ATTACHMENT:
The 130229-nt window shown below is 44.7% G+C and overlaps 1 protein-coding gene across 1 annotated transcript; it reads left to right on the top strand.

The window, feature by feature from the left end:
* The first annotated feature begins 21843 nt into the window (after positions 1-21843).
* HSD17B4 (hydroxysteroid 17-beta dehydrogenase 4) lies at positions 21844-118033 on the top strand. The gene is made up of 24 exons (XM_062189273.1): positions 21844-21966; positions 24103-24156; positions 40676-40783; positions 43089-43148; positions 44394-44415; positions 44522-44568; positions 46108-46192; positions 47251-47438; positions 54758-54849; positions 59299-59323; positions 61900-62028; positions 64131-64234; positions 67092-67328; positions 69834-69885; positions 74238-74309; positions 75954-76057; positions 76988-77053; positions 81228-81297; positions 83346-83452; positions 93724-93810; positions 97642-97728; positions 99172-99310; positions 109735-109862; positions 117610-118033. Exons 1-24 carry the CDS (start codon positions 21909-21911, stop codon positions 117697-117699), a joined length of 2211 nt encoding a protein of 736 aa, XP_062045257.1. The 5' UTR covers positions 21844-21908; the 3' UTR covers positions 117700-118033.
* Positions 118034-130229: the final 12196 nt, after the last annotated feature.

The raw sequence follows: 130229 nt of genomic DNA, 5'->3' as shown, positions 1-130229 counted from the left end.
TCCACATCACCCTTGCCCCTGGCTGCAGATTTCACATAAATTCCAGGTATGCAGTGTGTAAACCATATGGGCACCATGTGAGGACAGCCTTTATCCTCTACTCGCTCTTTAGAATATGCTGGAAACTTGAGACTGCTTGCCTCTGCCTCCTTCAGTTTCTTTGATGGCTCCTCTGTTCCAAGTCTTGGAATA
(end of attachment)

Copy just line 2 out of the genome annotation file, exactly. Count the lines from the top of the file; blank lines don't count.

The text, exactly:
The window, feature by feature from the left end: